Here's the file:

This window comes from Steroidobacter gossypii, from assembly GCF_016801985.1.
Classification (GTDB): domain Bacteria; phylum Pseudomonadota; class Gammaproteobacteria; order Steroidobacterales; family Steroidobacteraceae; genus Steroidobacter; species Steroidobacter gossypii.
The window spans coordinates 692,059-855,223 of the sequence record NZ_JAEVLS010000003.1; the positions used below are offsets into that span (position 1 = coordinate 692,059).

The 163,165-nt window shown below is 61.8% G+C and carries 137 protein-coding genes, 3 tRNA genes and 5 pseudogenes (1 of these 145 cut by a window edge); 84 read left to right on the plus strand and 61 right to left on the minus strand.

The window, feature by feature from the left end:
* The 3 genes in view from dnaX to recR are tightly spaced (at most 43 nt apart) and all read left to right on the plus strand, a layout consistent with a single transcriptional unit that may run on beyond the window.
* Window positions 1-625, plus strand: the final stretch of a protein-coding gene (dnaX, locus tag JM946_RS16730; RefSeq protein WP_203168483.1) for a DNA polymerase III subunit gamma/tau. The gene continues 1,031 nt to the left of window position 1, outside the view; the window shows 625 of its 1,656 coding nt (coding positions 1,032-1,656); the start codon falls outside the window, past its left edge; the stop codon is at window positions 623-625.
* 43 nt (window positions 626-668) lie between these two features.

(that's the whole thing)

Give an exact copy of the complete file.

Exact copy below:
This window comes from Steroidobacter gossypii, from assembly GCF_016801985.1.
Classification (GTDB): domain Bacteria; phylum Pseudomonadota; class Gammaproteobacteria; order Steroidobacterales; family Steroidobacteraceae; genus Steroidobacter; species Steroidobacter gossypii.
The window spans coordinates 692,059-855,223 of the sequence record NZ_JAEVLS010000003.1; the positions used below are offsets into that span (position 1 = coordinate 692,059).

The 163,165-nt window shown below is 61.8% G+C and carries 137 protein-coding genes, 3 tRNA genes and 5 pseudogenes (1 of these 145 cut by a window edge); 84 read left to right on the plus strand and 61 right to left on the minus strand.

The window, feature by feature from the left end:
* The 3 genes in view from dnaX to recR are tightly spaced (at most 43 nt apart) and all read left to right on the plus strand, a layout consistent with a single transcriptional unit that may run on beyond the window.
* Window positions 1-625, plus strand: the final stretch of a protein-coding gene (dnaX, locus tag JM946_RS16730; RefSeq protein WP_203168483.1) for a DNA polymerase III subunit gamma/tau. The gene continues 1,031 nt to the left of window position 1, outside the view; the window shows 625 of its 1,656 coding nt (coding positions 1,032-1,656); the start codon falls outside the window, past its left edge; the stop codon is at window positions 623-625.
* 43 nt (window positions 626-668) lie between these two features.